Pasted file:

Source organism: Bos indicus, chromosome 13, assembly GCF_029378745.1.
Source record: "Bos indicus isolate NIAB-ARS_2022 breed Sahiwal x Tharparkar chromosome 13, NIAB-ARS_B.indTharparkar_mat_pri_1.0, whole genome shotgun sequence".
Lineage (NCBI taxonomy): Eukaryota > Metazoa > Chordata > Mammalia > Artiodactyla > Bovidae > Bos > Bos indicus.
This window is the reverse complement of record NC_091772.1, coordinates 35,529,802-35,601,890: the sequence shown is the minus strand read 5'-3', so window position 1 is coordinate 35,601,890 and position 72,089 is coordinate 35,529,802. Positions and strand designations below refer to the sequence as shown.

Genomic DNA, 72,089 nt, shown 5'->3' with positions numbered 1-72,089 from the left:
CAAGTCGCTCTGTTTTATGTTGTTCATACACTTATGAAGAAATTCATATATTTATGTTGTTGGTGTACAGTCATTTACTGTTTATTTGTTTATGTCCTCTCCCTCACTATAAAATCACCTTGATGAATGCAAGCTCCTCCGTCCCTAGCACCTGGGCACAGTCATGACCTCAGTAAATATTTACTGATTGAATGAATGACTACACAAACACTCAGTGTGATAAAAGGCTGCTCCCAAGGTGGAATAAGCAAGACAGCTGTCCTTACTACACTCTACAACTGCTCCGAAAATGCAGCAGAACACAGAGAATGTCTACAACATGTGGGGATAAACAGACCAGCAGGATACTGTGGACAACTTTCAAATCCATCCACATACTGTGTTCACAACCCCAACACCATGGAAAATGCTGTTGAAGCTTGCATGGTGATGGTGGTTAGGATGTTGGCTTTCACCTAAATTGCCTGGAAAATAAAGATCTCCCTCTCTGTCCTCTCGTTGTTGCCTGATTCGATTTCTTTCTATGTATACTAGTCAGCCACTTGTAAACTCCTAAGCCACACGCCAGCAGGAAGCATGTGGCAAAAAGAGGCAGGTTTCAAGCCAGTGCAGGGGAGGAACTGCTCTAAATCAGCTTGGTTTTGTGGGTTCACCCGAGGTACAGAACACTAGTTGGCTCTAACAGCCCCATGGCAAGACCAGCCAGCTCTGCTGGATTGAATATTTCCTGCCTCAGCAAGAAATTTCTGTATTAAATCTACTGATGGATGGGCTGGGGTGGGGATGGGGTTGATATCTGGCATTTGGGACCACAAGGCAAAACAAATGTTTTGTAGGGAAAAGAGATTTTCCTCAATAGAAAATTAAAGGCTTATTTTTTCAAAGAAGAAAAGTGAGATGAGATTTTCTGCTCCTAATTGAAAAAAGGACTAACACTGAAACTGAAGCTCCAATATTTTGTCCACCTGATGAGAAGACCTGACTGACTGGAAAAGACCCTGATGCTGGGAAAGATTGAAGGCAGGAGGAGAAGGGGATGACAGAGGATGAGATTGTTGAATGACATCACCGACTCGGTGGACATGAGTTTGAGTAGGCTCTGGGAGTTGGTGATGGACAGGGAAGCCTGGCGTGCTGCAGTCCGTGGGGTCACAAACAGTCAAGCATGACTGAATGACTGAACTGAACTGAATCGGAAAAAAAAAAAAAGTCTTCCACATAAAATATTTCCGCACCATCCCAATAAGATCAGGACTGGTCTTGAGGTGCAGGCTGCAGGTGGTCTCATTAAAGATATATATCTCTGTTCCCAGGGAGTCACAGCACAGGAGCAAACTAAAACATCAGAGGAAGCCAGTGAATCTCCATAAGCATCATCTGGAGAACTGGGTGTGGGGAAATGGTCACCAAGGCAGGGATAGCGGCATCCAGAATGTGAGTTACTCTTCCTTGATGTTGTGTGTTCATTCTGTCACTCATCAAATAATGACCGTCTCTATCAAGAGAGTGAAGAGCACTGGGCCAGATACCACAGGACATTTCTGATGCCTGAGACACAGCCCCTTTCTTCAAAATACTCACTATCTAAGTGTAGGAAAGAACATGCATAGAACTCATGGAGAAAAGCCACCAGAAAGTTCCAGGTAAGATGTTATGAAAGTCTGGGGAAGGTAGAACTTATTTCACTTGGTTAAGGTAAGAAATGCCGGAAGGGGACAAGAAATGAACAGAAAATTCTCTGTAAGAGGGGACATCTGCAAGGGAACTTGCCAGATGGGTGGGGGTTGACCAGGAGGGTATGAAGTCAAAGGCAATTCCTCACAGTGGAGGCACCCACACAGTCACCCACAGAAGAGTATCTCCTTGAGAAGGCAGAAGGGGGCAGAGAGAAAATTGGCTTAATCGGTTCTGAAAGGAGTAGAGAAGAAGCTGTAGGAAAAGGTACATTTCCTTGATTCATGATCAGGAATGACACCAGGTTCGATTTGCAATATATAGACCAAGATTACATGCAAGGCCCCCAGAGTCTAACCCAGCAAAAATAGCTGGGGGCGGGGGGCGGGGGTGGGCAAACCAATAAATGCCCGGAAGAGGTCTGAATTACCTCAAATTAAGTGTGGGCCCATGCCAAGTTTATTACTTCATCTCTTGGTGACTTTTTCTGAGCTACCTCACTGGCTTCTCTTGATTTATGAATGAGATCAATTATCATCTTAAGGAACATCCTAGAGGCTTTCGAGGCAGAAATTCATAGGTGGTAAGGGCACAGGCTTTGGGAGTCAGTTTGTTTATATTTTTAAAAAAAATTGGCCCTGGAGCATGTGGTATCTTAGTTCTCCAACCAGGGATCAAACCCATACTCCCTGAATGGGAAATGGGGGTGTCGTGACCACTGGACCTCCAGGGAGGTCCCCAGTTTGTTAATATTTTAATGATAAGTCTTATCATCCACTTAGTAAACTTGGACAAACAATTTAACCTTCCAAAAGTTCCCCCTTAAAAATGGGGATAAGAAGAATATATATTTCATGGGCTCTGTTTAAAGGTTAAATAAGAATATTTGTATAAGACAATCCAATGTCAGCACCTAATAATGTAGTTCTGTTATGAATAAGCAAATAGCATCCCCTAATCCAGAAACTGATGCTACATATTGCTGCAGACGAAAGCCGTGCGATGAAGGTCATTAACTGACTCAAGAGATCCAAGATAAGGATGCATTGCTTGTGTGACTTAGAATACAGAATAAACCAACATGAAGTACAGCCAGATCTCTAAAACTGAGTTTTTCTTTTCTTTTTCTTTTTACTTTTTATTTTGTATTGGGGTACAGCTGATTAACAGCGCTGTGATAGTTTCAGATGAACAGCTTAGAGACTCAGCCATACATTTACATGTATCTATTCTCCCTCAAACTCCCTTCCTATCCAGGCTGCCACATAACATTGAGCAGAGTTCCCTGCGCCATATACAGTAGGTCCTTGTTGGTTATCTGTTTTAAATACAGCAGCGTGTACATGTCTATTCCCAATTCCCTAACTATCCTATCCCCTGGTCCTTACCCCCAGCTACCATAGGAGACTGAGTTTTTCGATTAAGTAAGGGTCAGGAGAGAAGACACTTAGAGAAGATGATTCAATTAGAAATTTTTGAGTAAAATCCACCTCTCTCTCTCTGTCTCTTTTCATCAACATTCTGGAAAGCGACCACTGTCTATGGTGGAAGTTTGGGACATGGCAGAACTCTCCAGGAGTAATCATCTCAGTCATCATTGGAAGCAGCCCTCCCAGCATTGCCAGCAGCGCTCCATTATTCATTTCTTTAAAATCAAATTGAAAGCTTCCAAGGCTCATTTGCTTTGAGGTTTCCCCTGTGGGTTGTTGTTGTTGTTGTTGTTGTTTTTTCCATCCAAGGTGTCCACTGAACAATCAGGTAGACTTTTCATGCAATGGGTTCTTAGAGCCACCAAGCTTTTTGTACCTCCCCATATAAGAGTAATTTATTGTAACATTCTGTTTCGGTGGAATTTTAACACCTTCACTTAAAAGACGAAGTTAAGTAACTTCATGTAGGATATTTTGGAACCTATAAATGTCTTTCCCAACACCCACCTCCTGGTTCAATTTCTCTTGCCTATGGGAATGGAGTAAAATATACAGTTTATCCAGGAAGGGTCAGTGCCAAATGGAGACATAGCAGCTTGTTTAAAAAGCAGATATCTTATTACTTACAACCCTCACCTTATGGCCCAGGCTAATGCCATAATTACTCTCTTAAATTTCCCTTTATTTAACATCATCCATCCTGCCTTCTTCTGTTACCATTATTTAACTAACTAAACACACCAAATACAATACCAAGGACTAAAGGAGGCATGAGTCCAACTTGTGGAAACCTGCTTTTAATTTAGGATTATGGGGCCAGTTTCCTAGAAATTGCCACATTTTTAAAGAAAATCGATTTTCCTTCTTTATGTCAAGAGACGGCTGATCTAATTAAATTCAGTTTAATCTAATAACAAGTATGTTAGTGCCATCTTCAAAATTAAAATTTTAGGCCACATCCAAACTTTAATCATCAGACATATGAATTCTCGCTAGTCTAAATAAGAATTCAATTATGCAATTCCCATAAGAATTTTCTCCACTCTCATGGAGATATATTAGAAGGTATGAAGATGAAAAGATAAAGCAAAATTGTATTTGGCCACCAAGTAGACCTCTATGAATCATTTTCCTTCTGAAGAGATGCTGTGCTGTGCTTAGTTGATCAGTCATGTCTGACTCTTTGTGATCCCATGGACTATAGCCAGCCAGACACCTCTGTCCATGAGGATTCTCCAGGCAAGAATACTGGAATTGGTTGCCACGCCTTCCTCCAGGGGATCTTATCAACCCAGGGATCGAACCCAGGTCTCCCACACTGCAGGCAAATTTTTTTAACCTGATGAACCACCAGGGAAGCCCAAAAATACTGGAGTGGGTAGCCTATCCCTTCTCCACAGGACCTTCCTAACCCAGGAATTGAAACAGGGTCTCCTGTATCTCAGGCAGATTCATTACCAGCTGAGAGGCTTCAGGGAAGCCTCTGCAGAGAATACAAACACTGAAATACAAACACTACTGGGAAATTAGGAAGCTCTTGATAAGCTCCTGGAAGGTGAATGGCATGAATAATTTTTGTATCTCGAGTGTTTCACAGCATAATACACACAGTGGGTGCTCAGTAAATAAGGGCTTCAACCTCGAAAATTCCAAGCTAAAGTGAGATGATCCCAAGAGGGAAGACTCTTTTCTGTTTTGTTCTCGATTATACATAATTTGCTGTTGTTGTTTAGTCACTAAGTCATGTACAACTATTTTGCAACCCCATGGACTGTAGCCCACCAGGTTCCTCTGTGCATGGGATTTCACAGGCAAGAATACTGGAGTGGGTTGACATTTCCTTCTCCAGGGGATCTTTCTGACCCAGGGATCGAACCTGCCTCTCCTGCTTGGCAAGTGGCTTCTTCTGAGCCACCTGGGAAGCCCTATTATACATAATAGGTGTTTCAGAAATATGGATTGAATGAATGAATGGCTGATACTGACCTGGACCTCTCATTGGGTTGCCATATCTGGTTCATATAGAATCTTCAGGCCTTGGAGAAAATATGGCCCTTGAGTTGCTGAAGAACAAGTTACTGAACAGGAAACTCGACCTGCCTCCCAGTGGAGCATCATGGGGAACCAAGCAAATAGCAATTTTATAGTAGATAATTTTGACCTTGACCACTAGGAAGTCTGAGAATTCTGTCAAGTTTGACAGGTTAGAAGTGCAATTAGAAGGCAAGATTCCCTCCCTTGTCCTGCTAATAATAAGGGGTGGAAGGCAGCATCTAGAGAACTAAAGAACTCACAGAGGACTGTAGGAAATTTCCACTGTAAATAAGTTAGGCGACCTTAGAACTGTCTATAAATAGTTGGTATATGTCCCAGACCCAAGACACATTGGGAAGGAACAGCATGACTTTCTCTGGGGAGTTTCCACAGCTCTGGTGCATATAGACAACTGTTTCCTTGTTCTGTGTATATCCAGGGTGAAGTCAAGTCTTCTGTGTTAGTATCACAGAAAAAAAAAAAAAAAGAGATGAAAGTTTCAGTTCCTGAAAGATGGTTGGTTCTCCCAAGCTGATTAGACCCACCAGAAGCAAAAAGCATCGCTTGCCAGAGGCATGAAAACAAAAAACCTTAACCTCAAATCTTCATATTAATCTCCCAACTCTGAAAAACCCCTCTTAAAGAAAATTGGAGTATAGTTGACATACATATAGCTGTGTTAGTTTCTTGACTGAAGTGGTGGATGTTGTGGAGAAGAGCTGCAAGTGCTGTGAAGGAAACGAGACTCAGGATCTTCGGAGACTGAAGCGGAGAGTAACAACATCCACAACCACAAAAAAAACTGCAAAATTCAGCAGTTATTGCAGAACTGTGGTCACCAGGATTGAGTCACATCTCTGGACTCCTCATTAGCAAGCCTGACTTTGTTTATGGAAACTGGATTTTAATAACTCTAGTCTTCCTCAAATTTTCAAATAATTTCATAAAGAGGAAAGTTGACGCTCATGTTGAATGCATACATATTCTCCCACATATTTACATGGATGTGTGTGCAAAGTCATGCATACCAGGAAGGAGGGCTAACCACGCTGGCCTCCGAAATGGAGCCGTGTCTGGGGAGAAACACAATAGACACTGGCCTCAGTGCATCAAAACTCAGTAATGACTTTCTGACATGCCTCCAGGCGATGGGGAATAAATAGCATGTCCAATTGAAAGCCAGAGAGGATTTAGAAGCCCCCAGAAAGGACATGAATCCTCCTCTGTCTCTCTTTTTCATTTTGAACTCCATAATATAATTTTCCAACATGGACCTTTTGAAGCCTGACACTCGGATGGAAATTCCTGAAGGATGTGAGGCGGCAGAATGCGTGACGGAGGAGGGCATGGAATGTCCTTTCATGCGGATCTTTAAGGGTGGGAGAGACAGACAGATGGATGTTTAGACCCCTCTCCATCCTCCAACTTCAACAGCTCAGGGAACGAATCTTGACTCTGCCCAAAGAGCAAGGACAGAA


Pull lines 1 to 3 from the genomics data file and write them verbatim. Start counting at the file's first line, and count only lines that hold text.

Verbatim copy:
Source organism: Bos indicus, chromosome 13, assembly GCF_029378745.1.
Source record: "Bos indicus isolate NIAB-ARS_2022 breed Sahiwal x Tharparkar chromosome 13, NIAB-ARS_B.indTharparkar_mat_pri_1.0, whole genome shotgun sequence".
Lineage (NCBI taxonomy): Eukaryota > Metazoa > Chordata > Mammalia > Artiodactyla > Bovidae > Bos > Bos indicus.